1. The discounted cash flow (DCF) approach is often the preferred method because the valuation is based on estimated future operating results of the company, rather than historical results. DCF does not rely on comparisons to other companies. The valuation is based on a number of assumptions such as projected revenues, industry growth, and discount rates. DCF places less emphasis on the balance sheet and more emphasis on earnings, where the valuation can be based on the buyer’s required rate of return combined with the growth potential of the business.

2. Comparable transaction analysis is an “apples-to-apples” approach where a general valuation is determined based on recent transactions involving similar companies in similar industries. It involves conducting research on recently sold similar companies and applying the transaction data to the manufacturing business under valuation. It is rare, however, to be able to identify companies that truly are apples-to-apples, so the precision of a “comp” valuation might not be very tight. However, attributes of comparable transactions can be informative and help build a case for your transaction.

3. Asset-based valuation focuses on the net asset value of a company. It uses a balance sheet approach, subtracting the liabilities from the assets to arrive at a number that can support the fair market valuation of the company. Valuation adjustments are made to adjust assets and liabilities to their fair market values. For example, property and equipment that has been depreciated, and inventory that may be under or over-valued would be adjusted to values a willing buyer and willing seller would accept.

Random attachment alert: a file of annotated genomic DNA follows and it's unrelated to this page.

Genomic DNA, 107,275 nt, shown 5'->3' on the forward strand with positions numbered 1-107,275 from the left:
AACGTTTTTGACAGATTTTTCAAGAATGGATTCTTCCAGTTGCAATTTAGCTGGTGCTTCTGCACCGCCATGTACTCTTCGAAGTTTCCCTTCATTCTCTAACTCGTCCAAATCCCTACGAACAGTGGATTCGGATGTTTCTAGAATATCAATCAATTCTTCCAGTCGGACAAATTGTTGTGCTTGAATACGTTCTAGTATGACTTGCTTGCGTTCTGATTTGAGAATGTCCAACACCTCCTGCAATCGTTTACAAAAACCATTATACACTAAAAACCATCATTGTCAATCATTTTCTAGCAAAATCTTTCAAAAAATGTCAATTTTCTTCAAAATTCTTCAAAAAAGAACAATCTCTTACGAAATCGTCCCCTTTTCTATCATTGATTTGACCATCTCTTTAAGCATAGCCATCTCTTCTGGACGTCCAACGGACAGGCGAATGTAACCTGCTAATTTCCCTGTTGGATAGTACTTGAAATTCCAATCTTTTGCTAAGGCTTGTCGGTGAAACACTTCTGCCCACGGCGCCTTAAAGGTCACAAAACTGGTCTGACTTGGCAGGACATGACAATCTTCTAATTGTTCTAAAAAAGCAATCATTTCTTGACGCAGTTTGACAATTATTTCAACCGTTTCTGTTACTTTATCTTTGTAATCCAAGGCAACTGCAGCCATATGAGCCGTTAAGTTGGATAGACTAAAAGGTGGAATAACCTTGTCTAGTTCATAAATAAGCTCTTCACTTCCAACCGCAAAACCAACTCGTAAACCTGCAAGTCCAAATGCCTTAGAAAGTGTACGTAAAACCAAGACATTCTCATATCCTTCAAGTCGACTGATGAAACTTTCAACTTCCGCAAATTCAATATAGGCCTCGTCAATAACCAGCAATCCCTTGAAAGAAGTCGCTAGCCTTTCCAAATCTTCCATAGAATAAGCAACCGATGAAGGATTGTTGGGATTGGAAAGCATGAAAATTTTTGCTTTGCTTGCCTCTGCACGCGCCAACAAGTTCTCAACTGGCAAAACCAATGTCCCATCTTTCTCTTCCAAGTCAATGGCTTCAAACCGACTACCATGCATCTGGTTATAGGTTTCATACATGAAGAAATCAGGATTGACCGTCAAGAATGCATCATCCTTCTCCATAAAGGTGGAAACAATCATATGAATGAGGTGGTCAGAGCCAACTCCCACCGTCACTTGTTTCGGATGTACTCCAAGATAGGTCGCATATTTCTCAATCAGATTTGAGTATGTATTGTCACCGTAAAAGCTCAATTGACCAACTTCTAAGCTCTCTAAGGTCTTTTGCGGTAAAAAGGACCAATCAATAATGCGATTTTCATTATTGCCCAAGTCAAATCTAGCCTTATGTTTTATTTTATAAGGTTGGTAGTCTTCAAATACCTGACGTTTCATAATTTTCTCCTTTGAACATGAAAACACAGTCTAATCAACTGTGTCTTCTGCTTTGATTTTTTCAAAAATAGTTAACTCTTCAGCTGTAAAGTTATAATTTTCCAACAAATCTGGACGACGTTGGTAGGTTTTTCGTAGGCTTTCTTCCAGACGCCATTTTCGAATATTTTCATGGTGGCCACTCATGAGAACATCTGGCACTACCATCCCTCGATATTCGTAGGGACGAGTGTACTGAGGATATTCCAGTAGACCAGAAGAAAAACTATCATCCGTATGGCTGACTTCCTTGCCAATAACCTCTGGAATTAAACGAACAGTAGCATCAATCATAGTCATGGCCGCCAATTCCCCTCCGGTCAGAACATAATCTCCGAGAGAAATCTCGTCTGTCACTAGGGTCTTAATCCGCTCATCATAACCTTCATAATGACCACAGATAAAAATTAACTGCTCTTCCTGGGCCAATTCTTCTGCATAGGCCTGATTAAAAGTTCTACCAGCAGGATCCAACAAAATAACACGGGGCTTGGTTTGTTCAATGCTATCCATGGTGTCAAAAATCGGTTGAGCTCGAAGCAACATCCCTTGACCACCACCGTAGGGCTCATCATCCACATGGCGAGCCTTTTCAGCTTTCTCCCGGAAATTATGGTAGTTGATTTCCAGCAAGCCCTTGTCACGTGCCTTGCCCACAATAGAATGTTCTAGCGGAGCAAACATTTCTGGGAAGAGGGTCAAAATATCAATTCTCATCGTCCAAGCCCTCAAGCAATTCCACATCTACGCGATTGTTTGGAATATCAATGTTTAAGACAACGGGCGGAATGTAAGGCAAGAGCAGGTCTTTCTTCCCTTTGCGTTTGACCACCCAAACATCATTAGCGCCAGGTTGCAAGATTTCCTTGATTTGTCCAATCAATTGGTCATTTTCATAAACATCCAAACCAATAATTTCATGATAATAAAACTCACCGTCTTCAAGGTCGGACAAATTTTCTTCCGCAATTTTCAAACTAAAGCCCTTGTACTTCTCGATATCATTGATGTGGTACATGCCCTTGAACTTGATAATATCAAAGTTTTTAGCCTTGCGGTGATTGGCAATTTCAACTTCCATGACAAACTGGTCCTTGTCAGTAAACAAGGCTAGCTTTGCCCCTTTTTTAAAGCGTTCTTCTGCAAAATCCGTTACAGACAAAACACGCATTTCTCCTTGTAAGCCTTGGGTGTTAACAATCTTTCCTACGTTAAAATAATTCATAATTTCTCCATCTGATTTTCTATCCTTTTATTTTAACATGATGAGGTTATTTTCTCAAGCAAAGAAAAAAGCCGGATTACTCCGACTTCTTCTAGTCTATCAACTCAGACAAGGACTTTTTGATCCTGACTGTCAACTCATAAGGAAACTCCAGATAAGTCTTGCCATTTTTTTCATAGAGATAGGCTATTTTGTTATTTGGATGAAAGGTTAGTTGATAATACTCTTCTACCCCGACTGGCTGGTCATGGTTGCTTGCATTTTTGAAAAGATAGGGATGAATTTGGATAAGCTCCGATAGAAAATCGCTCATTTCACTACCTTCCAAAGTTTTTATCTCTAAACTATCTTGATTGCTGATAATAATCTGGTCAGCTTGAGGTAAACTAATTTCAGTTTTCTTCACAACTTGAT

4. The industry rules of thumb approach is a “back of the napkin” method of valuation in which a multiple, usually based on industry standards is applied to adjusted earnings before interest, taxes, depreciation and amortization (EBITDA) to arrive at the value of the company. This market-based approach can usually be prepared quickly and may provide a general assumption for a valuation range, but it does not account for specific qualitative information about the business under valuation. A rule of thumb approach should only be used in conjunction with other methods.

The first step in determining the value of your manufacturing business is to perform a valuation analysis. You can do so internally or work with an external advisor such as a your CPA . A valuation analysis will provide a clear picture of where your company stands and improve your understanding of its strengths and challenges. With a base valuation in hand, you can define your value gap, which is the difference between your company’s current valuation and the valuation you would like to reach. This will help you more effectively set goals and objectives for your business so that you can best plan for a transition or successful exit strategy.

MichaelSilver has an experienced, fully accredited, and trusted valuation team that can answer any questions or prepare a valuation of your company. Please contact our Valuation Services Group at 847.982.0333.